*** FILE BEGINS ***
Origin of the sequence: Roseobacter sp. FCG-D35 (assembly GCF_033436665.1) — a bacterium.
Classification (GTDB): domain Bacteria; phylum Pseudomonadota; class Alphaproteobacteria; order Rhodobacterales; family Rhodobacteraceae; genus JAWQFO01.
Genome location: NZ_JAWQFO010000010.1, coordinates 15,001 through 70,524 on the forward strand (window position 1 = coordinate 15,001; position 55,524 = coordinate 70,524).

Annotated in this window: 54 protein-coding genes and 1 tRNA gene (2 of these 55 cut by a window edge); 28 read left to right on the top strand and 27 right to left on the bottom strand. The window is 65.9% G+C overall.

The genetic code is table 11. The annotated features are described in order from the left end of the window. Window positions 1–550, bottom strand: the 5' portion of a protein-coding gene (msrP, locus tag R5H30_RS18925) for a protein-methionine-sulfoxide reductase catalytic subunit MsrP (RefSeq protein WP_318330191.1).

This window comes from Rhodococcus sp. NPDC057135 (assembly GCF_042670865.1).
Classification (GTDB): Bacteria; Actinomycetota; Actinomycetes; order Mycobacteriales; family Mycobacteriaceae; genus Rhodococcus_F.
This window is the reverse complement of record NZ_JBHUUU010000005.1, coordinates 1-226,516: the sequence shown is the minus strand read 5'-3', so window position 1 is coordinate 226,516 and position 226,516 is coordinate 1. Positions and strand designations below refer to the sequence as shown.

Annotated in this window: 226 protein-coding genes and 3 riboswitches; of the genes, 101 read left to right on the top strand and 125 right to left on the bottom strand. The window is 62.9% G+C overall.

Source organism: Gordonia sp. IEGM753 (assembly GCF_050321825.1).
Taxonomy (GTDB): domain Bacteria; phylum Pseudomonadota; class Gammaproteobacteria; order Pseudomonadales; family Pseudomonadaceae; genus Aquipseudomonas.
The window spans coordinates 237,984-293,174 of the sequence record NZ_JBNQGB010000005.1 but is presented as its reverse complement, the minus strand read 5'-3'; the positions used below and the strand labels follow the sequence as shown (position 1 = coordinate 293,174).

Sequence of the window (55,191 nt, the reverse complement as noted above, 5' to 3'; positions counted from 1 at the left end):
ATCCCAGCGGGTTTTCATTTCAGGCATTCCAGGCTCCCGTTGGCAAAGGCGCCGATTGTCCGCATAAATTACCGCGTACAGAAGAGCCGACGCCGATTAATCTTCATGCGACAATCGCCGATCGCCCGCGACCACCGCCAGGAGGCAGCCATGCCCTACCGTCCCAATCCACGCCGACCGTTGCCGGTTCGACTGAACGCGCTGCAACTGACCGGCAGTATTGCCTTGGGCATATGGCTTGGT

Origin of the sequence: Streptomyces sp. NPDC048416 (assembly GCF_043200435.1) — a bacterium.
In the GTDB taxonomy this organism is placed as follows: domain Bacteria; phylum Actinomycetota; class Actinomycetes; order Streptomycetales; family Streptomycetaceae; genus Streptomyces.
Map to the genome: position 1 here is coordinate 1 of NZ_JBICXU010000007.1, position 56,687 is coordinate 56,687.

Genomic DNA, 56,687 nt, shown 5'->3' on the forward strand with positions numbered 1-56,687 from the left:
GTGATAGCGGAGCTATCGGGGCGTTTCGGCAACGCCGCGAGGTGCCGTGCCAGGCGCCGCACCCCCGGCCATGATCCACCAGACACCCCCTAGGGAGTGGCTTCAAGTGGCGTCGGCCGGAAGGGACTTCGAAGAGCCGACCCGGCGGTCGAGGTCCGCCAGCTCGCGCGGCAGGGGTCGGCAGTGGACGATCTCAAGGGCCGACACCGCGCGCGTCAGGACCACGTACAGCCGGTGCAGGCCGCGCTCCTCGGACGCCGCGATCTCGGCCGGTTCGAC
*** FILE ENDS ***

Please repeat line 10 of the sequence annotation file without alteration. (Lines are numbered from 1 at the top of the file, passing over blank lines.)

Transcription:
Source organism: Gordonia sp. IEGM753 (assembly GCF_050321825.1).